Moving Towards a Safe and Just Asylum Process


photo credit: Mike DuBose

On August 8, the Department of Homeland Security stated it was preparing to end the “Remain in Mexico” policy. Asylum seekers will now be allowed to cross the border on the day of their hearings and stay in the United States while awaiting a decision.

What is “Remain in Mexico”?

The Migrant Protection Protocols (MPP) program, commonly known as the “Remain in Mexico” policy, began in January 2019 during the Trump administration. President Joe Biden attempted to end the program in June 2021, honoring a campaign promise to end former President Trump’s “detrimental asylum policies.” The Biden administration was blocked, however, when the Attorneys General from Texas and Missouri sued, and U.S. District Judge Matthew Kacsmaryk issued an injunction, impeding the termination of the program.

“Remain in Mexico” allows US border officials to return non-Mexican asylum seekers to Mexico while their claims are adjudicated in US immigration courts. Under the agreement, the Mexican government should guarantee that asylum seekers have access to work, health care, and education while they wait. Asylum seekers are at risk of kidnapping, extortion, rape, and other abuses in Mexico while they await a decision. As a result, many asylum seekers are fearful of going outside or interacting with Mexican officials, making it difficult to obtain these benefits.

According to DHS records, between December 2021 and early July, about 5,800 asylum seekers were sent back to Mexico to await their U.S. court dates. Most were adults from Nicaragua and Venezuela.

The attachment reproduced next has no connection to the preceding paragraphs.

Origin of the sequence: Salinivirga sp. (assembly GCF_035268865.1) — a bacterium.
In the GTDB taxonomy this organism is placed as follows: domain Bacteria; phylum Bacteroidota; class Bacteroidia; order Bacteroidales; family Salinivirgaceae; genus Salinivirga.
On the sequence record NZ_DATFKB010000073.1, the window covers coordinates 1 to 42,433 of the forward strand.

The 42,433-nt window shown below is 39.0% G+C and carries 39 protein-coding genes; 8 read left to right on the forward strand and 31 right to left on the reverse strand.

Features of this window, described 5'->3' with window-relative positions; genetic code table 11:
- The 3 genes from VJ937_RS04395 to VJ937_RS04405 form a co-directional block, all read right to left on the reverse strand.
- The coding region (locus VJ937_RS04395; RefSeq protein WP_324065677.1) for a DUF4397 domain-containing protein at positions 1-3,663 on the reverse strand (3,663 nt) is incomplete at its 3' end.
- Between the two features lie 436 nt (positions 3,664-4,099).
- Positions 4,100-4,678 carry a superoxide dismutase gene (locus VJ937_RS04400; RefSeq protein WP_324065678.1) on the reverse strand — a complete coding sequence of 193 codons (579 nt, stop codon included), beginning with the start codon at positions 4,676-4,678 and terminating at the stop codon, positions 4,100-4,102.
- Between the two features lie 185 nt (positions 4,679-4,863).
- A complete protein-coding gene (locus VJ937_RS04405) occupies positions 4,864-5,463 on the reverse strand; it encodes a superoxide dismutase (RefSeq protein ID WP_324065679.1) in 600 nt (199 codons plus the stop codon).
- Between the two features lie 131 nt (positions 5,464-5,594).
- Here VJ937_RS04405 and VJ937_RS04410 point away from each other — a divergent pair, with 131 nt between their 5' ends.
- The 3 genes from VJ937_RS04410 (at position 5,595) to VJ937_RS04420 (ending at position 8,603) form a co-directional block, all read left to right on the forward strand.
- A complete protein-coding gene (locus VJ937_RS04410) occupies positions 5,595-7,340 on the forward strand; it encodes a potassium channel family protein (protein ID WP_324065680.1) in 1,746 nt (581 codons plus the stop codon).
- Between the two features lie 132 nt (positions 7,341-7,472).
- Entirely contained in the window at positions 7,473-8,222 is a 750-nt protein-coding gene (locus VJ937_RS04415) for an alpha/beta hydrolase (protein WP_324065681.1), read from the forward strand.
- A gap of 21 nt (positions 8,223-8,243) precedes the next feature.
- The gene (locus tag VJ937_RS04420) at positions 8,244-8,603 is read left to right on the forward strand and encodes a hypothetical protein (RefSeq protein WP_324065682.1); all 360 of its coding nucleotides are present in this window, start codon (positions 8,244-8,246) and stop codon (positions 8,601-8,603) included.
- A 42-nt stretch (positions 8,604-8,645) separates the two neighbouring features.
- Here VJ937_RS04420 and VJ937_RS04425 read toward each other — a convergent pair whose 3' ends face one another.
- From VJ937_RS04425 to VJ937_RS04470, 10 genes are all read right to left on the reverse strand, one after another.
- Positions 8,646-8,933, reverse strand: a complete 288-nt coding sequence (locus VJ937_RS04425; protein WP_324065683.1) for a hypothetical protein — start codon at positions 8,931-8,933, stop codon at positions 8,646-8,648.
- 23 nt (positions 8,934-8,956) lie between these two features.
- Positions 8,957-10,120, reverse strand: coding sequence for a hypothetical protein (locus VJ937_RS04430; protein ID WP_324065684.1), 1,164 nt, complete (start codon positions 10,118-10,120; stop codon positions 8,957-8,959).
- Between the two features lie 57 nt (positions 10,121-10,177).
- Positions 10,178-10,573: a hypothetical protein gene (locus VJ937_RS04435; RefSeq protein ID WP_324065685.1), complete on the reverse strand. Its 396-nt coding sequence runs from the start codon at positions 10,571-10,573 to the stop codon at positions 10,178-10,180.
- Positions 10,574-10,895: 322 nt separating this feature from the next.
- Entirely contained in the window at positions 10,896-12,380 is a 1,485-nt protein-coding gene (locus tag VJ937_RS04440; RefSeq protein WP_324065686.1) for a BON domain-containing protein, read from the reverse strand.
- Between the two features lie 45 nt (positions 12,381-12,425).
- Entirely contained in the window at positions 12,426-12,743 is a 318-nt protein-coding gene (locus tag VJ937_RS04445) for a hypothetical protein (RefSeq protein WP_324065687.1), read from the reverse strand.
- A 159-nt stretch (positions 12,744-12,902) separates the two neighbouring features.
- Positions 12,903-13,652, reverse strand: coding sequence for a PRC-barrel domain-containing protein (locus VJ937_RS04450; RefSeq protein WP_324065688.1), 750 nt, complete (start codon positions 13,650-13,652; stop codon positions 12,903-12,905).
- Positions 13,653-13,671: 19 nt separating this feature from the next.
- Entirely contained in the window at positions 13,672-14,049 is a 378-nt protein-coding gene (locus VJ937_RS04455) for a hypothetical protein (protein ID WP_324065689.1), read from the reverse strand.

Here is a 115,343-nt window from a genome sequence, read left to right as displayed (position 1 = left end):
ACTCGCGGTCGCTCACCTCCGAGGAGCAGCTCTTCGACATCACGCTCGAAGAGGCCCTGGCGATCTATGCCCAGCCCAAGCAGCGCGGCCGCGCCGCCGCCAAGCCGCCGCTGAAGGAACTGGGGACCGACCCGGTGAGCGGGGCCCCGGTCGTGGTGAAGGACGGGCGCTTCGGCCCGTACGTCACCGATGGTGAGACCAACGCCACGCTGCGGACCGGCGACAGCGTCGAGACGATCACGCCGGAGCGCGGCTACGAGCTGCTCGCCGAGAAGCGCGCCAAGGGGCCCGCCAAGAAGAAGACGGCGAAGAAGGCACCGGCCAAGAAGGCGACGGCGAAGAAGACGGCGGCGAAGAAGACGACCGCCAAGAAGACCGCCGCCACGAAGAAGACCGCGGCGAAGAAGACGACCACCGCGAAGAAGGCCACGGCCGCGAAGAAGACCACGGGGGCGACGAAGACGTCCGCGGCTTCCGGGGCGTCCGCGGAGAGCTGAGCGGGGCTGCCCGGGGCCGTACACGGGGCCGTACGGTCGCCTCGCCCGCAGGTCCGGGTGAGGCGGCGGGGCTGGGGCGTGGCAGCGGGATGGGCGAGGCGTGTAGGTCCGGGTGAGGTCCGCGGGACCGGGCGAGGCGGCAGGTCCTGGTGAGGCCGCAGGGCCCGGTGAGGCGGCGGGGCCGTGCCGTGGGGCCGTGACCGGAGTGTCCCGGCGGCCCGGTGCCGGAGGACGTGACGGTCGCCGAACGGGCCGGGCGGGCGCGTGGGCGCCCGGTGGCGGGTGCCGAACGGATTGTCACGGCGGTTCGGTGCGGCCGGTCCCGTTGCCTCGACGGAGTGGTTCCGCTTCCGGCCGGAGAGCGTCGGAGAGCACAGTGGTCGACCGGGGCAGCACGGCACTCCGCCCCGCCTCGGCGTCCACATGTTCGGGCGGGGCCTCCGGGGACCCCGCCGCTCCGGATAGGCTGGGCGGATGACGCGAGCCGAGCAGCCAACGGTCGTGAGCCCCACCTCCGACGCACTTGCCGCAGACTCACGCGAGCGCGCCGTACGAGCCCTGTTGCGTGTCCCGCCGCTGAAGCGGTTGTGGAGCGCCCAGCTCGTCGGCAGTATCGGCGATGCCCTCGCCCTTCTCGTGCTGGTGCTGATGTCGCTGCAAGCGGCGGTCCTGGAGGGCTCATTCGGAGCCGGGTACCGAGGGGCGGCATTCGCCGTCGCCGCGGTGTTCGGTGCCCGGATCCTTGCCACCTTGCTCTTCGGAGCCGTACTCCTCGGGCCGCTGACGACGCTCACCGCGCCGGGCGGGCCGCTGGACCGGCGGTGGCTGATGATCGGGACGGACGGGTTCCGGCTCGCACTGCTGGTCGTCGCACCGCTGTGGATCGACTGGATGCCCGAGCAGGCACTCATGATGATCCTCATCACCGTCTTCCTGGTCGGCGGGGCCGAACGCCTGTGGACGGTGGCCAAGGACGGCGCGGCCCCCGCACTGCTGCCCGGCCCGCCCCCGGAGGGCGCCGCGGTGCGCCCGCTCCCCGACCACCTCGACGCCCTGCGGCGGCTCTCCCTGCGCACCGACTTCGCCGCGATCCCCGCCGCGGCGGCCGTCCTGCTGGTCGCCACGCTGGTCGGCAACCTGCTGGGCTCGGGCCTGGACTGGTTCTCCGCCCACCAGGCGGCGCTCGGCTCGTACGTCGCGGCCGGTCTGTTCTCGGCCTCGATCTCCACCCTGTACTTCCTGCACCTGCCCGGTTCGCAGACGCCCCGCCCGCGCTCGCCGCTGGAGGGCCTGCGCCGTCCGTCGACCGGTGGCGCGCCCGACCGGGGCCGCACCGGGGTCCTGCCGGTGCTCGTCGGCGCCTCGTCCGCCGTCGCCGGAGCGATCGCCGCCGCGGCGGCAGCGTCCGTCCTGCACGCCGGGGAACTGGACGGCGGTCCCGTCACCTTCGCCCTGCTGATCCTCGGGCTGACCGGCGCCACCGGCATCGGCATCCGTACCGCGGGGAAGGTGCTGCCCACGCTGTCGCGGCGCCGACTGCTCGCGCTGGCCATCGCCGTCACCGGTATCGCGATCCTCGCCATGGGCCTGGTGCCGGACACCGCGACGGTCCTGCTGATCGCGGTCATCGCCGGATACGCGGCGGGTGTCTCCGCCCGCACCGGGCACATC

Battle in the Courts

On June 30, the Supreme Court ruled in a 5-4 opinion that the Biden administration could end the “Remain in Mexico” policy. The administration, however, remained silent for weeks, surprising and angering immigration advocates who urged the president to take immediate action.

Several steps had to be taken before DHS could move forward and end the “Remain in Mexico” policy. First, the Supreme Court had to certify its ruling, which is did last week. Also on August 8, U.S. District Judge Matthew Kacsmaryk lifted his injunction blocking Biden officials from ending the program. Now that the path is clear, DHS has said it will quickly end the policy and provide additional information in the coming days.

What’s Next?

Immigration and human rights advocates, as well as our own legal team, welcome the end of this inhumane policy, which left many asylum seekers in uncertain circumstances. “The sooner the Remain in Mexico policy is fully terminated, the better,” says NY JFON Asylum Attorney Alexis Duecker. “Many of my clients who were enrolled in the original version of MPP suffered serious trauma as they waited in Mexico for their court dates – to say nothing of the added stress, uncertainty, and instability that enrollment in the program caused.”

However, the fight for a safe and fair asylum process is not over. Title 42 restrictions, which enforce the removal of persons who have recently been in a country where a communicable disease was present, are still in effect. “Unfortunately, unraveling MPP is only the first step, as due to Title 42 restrictions, many asylum seekers must still wait outside of the U.S.,”  says NY JFON Asylum Attorney Alexis Duecker. “I look forward to a time when asylum seekers can safely and humanely claim asylum in the United States.”


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